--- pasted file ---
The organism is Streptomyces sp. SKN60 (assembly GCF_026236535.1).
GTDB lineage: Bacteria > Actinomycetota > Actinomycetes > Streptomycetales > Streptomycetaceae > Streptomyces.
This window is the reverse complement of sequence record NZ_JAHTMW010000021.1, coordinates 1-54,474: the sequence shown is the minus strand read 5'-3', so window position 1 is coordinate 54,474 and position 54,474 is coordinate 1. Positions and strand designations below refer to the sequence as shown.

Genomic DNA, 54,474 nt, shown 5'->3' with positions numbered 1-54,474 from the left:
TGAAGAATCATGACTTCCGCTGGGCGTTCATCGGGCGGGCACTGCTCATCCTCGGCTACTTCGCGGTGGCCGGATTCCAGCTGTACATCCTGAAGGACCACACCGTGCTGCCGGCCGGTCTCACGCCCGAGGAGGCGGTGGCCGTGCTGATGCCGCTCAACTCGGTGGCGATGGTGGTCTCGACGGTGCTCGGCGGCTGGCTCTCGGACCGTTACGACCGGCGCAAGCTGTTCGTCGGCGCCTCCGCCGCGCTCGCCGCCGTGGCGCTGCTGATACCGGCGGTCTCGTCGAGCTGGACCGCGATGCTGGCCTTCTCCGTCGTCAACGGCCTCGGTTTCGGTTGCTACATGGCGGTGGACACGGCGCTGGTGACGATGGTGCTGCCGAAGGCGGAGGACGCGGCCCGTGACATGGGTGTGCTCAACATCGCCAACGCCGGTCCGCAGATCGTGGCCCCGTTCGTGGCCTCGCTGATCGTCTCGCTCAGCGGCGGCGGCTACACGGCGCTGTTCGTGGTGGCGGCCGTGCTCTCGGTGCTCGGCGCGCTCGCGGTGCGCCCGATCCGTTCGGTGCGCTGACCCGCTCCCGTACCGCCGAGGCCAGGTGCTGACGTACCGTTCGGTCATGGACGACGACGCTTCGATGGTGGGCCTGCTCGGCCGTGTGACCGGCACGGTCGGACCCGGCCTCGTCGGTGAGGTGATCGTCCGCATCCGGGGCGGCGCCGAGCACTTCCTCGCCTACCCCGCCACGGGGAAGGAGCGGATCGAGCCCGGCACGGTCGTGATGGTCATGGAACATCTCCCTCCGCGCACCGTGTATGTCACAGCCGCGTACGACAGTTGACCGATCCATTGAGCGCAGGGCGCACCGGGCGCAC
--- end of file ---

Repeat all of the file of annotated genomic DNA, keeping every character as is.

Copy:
The organism is Streptomyces sp. SKN60 (assembly GCF_026236535.1).
GTDB lineage: Bacteria > Actinomycetota > Actinomycetes > Streptomycetales > Streptomycetaceae > Streptomyces.
This window is the reverse complement of sequence record NZ_JAHTMW010000021.1, coordinates 1-54,474: the sequence shown is the minus strand read 5'-3', so window position 1 is coordinate 54,474 and position 54,474 is coordinate 1. Positions and strand designations below refer to the sequence as shown.

Genomic DNA, 54,474 nt, shown 5'->3' with positions numbered 1-54,474 from the left:
TGAAGAATCATGACTTCCGCTGGGCGTTCATCGGGCGGGCACTGCTCATCCTCGGCTACTTCGCGGTGGCCGGATTCCAGCTGTACATCCTGAAGGACCACACCGTGCTGCCGGCCGGTCTCACGCCCGAGGAGGCGGTGGCCGTGCTGATGCCGCTCAACTCGGTGGCGATGGTGGTCTCGACGGTGCTCGGCGGCTGGCTCTCGGACCGTTACGACCGGCGCAAGCTGTTCGTCGGCGCCTCCGCCGCGCTCGCCGCCGTGGCGCTGCTGATACCGGCGGTCTCGTCGAGCTGGACCGCGATGCTGGCCTTCTCCGTCGTCAACGGCCTCGGTTTCGGTTGCTACATGGCGGTGGACACGGCGCTGGTGACGATGGTGCTGCCGAAGGCGGAGGACGCGGCCCGTGACATGGGTGTGCTCAACATCGCCAACGCCGGTCCGCAGATCGTGGCCCCGTTCGTGGCCTCGCTGATCGTCTCGCTCAGCGGCGGCGGCTACACGGCGCTGTTCGTGGTGGCGGCCGTGCTCTCGGTGCTCGGCGCGCTCGCGGTGCGCCCGATCCGTTCGGTGCGCTGACCCGCTCCCGTACCGCCGAGGCCAGGTGCTGACGTACCGTTCGGTCATGGACGACGACGCTTCGATGGTGGGCCTGCTCGGCCGTGTGACCGGCACGGTCGGACCCGGCCTCGTCGGTGAGGTGATCGTCCGCATCCGGGGCGGCGCCGAGCACTTCCTCGCCTACCCCGCCACGGGGAAGGAGCGGATCGAGCCCGGCACGGTCGTGATGGTCATGGAACATCTCCCTCCGCGCACCGTGTATGTCACAGCCGCGTACGACAGTTGACCGATCCATTGAGCGCAGGGCGCACCGGGCGCAC